NASA returned with its monthly update on the visible goodies in the night sky in May 2021.
Moon, Saturn, Jupiter triangle
The first thing you can spot on early Tuesday, May 4th, is a large triangular formation made up of the Moon, Saturn, and Jupiter.
With clear skies and a body clock to keep you awake in the early hours of the morning, you can see the formation to the east-southeast, with Saturn first ascending at 2:17 a.m. CET. The moon and Jupiter appear at about the same time to the lower left of Saturn, at 3:01 a.m. and 3:02 a.m., respectively, with Jupiter about 10 degrees to the left of the moon.
Rocky inner planets
The middle of the month offers the opportunity to see all four rocky inner planets of our solar system at the same time – and yes, Earth is one of them. To see the other three – Mercury, Venus, and Mars – you must have an unobstructed view of the western horizon on or about May 14th.
Look west about 30 minutes after sunset for the best opportunity to see Mercury, Venus, and Mars.
Since Venus appears low in the night sky, you need to find a suitable location to ensure a clear view. Lakefronts or beaches should do the trick, as should open plains or an elevated position such as high on a mountain or tall building.
From May 14th to 17th, the moon will join what NASA calls this “beautiful planetary tableau”. So make sure you keep your eyes open too.
Total lunar eclipse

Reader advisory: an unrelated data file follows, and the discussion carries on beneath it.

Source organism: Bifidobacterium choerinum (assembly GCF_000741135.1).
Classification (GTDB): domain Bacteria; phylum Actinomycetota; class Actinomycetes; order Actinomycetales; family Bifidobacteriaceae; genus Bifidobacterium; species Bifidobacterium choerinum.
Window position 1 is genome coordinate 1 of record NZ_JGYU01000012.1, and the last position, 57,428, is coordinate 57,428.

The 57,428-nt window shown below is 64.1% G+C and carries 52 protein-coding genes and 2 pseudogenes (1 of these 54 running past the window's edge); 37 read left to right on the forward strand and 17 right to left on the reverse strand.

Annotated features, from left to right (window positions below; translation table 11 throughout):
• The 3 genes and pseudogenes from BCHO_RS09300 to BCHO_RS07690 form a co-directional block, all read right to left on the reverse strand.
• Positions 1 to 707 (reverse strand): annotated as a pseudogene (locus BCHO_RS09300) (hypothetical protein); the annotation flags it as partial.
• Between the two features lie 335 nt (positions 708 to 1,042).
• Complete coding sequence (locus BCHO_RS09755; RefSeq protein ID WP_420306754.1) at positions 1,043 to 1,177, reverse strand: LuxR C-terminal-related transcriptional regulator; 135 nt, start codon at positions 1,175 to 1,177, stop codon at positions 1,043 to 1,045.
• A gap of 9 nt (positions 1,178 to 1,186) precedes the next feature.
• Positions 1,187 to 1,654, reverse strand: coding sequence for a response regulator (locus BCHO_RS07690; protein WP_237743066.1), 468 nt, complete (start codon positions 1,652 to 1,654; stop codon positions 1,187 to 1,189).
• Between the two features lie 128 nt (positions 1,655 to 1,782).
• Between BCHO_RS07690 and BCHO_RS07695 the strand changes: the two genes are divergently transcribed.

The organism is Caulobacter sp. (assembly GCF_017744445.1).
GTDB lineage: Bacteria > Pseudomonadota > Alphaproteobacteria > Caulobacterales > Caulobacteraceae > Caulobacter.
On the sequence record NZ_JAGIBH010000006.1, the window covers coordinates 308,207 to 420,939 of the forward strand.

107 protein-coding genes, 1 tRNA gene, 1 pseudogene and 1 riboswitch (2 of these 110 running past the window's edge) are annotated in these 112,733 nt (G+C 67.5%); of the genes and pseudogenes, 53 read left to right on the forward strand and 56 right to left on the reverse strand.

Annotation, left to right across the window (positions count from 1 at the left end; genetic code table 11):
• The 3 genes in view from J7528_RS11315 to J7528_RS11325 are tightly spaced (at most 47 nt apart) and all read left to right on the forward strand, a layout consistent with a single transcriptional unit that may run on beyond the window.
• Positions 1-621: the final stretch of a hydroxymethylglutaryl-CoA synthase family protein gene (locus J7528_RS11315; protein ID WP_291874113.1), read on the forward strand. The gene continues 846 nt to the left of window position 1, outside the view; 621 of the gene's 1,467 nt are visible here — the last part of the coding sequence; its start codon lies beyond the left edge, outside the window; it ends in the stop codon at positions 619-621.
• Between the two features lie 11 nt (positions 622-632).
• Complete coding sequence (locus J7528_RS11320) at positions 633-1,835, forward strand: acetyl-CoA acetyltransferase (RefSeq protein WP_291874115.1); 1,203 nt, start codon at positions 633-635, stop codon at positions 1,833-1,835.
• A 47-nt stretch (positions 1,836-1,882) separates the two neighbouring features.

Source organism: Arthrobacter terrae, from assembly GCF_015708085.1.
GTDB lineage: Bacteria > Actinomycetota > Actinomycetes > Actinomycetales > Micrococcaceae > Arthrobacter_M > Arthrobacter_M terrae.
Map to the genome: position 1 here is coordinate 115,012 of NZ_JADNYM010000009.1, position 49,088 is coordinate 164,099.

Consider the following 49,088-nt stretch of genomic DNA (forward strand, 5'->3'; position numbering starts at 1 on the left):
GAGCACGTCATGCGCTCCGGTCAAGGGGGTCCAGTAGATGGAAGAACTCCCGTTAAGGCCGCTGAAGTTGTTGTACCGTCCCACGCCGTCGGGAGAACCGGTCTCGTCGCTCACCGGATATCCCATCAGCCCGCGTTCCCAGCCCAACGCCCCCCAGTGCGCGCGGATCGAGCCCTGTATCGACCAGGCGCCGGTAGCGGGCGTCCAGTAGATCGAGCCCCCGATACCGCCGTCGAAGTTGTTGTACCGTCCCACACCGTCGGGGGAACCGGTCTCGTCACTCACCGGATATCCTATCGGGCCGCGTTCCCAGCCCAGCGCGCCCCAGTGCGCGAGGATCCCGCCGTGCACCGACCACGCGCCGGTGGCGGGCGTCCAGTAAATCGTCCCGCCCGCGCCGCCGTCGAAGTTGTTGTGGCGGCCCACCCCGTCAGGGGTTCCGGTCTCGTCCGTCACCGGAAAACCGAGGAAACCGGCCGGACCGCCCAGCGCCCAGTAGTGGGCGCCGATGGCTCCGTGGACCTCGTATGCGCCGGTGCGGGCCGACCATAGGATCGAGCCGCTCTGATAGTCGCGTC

For several hours on May 26th, you can enjoy a total lunar eclipse when the moon passes through the shadow of the earth. This causes the moon to darken and take on a reddish color. Because of this color change, a lunar eclipse is also known as a “blood moon”.
“The red color comes from sunlight filtered through the Earth’s atmosphere – a ring of light created by all sunrises and sunsets that take place on our planet at that time,” NASA explained on its website.
The space agency notes that while you should never look directly at a solar eclipse to protect your eyesight, it is safe to view a lunar eclipse as there is no direct sunlight involved.
The map below gives a rough idea of how well you can see the May lunar eclipse. Simply put, the further west you are in the US, the more of the solar eclipse you can enjoy.
For more information on this and all of the other goodies the night sky has in store for you throughout May, visit the dedicated NASA website with all the information you need.
And if you’ve ever thought about shooting the night sky, check out this article on digital trends with some top tips.